FDA Crackdown on JAK Drug Class Unwelcome News for Pharma Giants
AbbVie/Courtesy of AbbVie Inc. All rights reserved.
Eli Lilly & Co, Pfizer, and AbbVie have been asked by the U.S. Food and Drug Administration to tell consumers about the potential risks of their high-profile Janus kinase (JAK) inhibitor drugs.
The FDA said all approved medications involving JAK inhibitors that treat certain chronic inflammatory conditions require warnings about an increased risk of serious heart-related events, cancer, blood clots and death.
The regulator's announcement about the heart-related risks associated with the arthritis drugs led to shares of all three pharma giants tanking after the announcement. AbbVie shed about $20 billion in market value as its blockbuster, Rinvoq (upadacitinib) is one of the drugs impacted, while Lilly's stock was down 0.34% at the close of business Wednesday.
Blood clots and lymphoma are already listed as boxed warnings for each of these drugs. The regulator said that Pfizer’s Xeljanz may increase the risk of serious heart-related problems and cancer, basing its observation on results obtained from a February trial of the arthritis drug.
“There is an increased risk of serious heart-related events such as heart attack or stroke, cancer, blood clots, and death with the arthritis and ulcerative colitis medicines Xeljanz and Xeljanz XR (tofacitinib). This trial compared Xeljanz with another type of medicine used to treat arthritis called tumor necrosis factor (TNF) blockers in patients with rheumatoid arthritis (RA). The trial’s final results also showed an increased risk of blood clots and death with the lower dose of Xeljanz,” the FDA said in its statement.
JAK Inhibitors are the latest drug class of disease-modifying medication to emerge for the treatment of rheumatoid arthritis. They are a small, synthetic molecule-targeted treatment and are the first oral option to compare favorably to existing biologic anti-rheumatic drugs. They inhibit the activity and response of enzymes known as Janus kinases and their signaling pathways.
The FDA has asked for new and updated warnings for two other arthritis medicines in the same drug class as Xeljanz, Rinvoq and Lilly's drug Olumiant (baricitinib).
The Indianapolis-based Lilly was not hit as hard in the market because Olumiant makes up a much smaller piece of its overall bottom line while Xeljanz is just a tiny piece of Pfizer's pie, accounting for only 3% of the pharma giant's total annual revenue.
The regulator noted that Olumiant and Rinvoq have not been studied in trials like the large safety clinical trial with Xeljanz, so the risks have not been adequately evaluated. However, given the similarity of their mechanisms, the FDA considers that these medicines may have similar risks as seen in the Xeljanz safety trial.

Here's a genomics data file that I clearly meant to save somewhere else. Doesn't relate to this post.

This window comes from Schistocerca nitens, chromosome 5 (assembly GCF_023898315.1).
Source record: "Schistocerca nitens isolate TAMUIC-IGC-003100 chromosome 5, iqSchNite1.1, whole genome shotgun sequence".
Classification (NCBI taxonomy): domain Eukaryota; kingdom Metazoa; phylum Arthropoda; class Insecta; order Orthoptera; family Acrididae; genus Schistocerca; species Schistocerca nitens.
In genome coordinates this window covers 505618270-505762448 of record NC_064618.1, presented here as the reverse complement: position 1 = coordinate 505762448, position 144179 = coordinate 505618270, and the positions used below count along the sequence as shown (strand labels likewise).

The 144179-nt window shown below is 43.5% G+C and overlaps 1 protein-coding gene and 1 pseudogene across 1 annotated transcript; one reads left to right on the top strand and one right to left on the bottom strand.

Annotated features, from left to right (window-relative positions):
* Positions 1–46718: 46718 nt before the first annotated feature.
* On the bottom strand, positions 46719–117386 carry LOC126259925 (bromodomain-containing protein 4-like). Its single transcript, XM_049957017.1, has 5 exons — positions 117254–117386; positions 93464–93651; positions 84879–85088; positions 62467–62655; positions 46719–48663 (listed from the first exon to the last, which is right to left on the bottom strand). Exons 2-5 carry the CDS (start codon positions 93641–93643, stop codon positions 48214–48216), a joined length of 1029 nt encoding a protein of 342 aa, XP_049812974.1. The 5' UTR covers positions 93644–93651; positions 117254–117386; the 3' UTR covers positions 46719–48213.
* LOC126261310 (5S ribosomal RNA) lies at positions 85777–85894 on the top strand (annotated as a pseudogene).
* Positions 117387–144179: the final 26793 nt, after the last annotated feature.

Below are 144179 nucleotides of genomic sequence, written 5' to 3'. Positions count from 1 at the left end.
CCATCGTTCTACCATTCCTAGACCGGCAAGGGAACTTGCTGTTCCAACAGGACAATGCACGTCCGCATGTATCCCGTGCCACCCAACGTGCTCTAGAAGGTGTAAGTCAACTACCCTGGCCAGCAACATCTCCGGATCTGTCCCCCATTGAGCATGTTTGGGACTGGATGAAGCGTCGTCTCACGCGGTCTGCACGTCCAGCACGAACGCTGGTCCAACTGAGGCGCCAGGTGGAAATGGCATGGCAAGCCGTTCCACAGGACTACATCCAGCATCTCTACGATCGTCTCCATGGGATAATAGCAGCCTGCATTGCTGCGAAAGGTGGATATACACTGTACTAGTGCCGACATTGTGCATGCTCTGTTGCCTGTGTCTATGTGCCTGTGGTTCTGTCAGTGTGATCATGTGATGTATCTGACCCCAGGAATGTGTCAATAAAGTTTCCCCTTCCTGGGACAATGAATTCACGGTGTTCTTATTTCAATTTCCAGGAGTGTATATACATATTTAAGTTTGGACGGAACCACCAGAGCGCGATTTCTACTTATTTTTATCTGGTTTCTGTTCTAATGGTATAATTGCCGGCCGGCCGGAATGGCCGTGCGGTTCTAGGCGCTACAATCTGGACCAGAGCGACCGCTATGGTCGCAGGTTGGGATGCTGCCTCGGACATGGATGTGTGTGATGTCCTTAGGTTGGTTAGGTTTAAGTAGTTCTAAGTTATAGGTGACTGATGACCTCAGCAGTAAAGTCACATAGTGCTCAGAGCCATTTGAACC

Henceforth, all JAK-inhibiting drugs like AbbVie’s Rinvoq, Pfizer’s Xeljanz, and Lilly’s Olumiant, have been ordered to include a warning label on the medicine to be sold in the U.S.
The regulator's fresh warning has noted that two other JAK inhibitors,Incyte Corporation's Jakafi (ruxolitinib) and Bristol Myers Squibb Company's Inrebic (fedratinib), are not indicated for the treatment of arthritis and other inflammatory conditions and so are not a part of the updates being required to the prescribing information for Xeljanz.
In August 2019, the FDA approved AbbVie's JAK inhibitor upadacitinib, but required that the drug's labeling include a warning about the risk of thrombosis, which investors said would reduce the overall market size of JAK inhibitors. The decision was expected to have far-reaching consequences for both Gilead and Galapagos NV’s filgotinib, as well as a comparable safety warning for Rinvoq. Last August, the regulator turned down filgotinib, demanding to see more safety data.
Rinvoq was the third JAK inhibitor to gain U.S. approval in RA, following Pfizer's Xeljanz and Eli Lilly's Olumiant. All three drugs are taken orally, in contrast to the many injectable drugs commonly used for RA.
While AbbVie's stock slumped on Wednesday, its diverse portfolio of products and acquired Allergan assets put the company in a good position moving forward. Moreover, AbbVie can gradually reduce its dependence on flagship product, Humira, which is losing its competitive edge at an alarming rate even as it is set to lose patent protection in 2023.
Several companies have launched Humira biosimilars in Europe and plan to launch copycat versions in the U.S. in 2023. Humira accounted for more than 43% of adjusted sales in 2020.
Overall, AbbVie saw global net revenue of $13.9 billion during the second quarter of 2021 for an increase of 33.9%. Sales were primarily driven by the company’s immunology portfolio, which generated $6.12 billion.
Rinvoq, on the other hand, has been steadily growing in revenue generation and regulatory wins. AbbVie estimates Rinvoq's potential sales at $2 billion for the atopic dermatitis indication alone by 2025.